Tuesday, May 1, 2012

Cinnamon: Barking Up the Right Tree



 Cinnamon, the aromatic powder used to spice up rolls and cookies, is actually the ground bark of a laurel tree, Cinnamomum zeylanicum.  Today, however, much of the cinnamon found in the stores comes from another tree in the same family: Cinnamomum cassia. Although the average person may not be able to detect the difference, cinnamon from the C. zeylanicum tree is thought to be superior; it has a light, sweet flavor and is easier to grind into powder. Cinnamon trees can yield productive bark for about 45 years, and if given the chance, can grow to 65 feet.
Native to Sri Lanka, cinnamon is also cultivated in India, Sumatra, Java, Brazil, Vietnam, the West Indies, Egypt, Zanzibar, and Madagascar.

The process of creating the cinnamon spice is not an easy task. Trees are grown for two years and then cut down. The following year, the new shoots that appear are stripped of their bark; the bark is layered and rolled to form long canes (called quills) that are sun-dried. Cinnamon quills can be stored for long periods of time - hundreds of years in the right conditions. Ground cinnamon, however, will lose its flavor in a much shorter period of time. The flakes left over from quills are ground into cinnamon powder or distilled into cinnamon oil.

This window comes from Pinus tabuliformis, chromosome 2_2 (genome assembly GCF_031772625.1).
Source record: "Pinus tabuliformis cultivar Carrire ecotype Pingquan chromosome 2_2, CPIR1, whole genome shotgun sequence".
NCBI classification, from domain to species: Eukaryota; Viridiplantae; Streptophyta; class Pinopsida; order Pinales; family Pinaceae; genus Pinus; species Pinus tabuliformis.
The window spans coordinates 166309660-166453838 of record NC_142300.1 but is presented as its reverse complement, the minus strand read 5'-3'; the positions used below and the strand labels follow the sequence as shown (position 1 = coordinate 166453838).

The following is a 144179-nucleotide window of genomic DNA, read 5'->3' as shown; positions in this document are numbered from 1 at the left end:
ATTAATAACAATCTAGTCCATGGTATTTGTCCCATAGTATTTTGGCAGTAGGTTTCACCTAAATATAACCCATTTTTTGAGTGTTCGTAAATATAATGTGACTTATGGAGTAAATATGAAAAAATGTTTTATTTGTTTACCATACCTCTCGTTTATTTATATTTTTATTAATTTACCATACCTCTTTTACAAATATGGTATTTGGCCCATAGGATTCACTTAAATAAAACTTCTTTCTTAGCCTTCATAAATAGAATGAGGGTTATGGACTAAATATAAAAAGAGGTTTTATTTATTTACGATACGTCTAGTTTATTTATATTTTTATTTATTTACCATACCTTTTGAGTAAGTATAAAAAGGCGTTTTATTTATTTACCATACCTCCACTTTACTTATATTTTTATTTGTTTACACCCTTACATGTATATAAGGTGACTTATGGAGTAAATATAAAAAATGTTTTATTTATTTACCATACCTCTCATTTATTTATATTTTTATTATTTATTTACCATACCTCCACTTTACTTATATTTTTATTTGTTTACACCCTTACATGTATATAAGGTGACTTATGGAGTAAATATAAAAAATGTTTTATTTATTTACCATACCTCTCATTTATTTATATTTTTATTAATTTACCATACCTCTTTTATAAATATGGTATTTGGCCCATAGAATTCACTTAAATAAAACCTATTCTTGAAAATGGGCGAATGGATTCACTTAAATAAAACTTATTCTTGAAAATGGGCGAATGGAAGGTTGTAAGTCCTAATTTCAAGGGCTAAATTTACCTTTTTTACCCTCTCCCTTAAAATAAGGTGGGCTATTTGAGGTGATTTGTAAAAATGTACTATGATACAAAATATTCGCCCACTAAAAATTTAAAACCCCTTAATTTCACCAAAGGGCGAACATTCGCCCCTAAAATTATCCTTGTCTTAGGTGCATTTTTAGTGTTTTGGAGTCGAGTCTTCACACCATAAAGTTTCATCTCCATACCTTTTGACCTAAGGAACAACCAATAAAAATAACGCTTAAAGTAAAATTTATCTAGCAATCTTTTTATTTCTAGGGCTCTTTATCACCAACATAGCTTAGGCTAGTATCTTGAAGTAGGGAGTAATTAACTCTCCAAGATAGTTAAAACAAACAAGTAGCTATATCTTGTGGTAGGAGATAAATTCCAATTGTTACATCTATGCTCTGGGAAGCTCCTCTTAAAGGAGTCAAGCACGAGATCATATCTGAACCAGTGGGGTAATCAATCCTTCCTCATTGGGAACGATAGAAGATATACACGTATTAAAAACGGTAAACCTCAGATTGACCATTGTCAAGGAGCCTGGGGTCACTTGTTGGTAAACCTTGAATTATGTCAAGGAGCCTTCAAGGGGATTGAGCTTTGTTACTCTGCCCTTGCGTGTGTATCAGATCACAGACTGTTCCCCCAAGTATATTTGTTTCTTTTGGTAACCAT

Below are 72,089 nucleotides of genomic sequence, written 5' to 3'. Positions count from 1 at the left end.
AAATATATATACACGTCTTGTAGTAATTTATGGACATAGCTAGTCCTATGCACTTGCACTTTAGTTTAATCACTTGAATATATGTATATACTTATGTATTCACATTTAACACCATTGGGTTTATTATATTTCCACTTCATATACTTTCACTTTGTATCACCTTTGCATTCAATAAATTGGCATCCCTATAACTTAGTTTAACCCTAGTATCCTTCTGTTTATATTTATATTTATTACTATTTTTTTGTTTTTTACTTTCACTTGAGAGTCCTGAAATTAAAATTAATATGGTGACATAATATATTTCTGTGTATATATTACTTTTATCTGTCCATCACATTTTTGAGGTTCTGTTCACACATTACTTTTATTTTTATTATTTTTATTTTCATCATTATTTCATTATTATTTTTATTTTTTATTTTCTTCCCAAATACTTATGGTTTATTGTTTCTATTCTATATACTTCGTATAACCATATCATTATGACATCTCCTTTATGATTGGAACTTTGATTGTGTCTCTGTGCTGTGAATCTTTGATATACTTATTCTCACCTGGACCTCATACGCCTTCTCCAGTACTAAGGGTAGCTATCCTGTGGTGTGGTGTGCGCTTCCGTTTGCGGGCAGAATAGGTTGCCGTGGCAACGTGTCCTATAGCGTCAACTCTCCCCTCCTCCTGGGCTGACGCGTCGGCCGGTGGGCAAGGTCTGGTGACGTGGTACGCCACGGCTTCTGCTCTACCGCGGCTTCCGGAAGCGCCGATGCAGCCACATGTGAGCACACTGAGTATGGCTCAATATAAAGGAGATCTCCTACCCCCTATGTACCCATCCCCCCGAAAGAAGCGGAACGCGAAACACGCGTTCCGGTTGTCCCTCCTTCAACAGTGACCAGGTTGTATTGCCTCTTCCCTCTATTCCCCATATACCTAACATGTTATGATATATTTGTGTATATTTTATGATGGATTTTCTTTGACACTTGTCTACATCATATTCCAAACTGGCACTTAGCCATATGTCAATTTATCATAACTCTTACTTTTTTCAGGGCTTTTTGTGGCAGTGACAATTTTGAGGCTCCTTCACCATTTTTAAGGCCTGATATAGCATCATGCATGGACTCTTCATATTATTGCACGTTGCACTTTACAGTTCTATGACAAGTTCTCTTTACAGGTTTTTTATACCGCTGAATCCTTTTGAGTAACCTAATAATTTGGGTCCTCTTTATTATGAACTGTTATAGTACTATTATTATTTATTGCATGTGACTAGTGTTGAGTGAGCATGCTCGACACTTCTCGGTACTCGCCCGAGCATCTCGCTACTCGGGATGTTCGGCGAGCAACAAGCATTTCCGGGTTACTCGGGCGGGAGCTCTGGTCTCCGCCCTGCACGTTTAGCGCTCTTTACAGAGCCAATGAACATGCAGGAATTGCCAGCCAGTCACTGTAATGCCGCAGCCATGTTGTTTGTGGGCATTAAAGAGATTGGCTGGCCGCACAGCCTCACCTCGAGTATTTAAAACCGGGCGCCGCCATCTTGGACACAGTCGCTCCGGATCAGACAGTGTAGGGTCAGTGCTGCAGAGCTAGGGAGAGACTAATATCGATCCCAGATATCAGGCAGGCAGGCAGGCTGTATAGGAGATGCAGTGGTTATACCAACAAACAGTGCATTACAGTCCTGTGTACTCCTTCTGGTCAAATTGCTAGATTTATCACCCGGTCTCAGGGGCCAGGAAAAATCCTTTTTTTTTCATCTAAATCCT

Recent studies show health benefits of this spice to include controlling blood sugar, improving colon and heart health and boosting brain power. Moreover cinnamon is considered a powerful anti-inflammatory agent. These benefits are attributed to 3 main essential oils - cinnamyl alcohol, cinnamyl acetate, and cinnamaldehyde.

Another health benefit is the role of cinnamon in improving the insulin response of those with type 2 diabetes. Cinnamon may even help lower cholesterol levels. One study showed that simply smelling cinnamon or chewing cinnamon flavored gum, can improve one’s attention span and memory.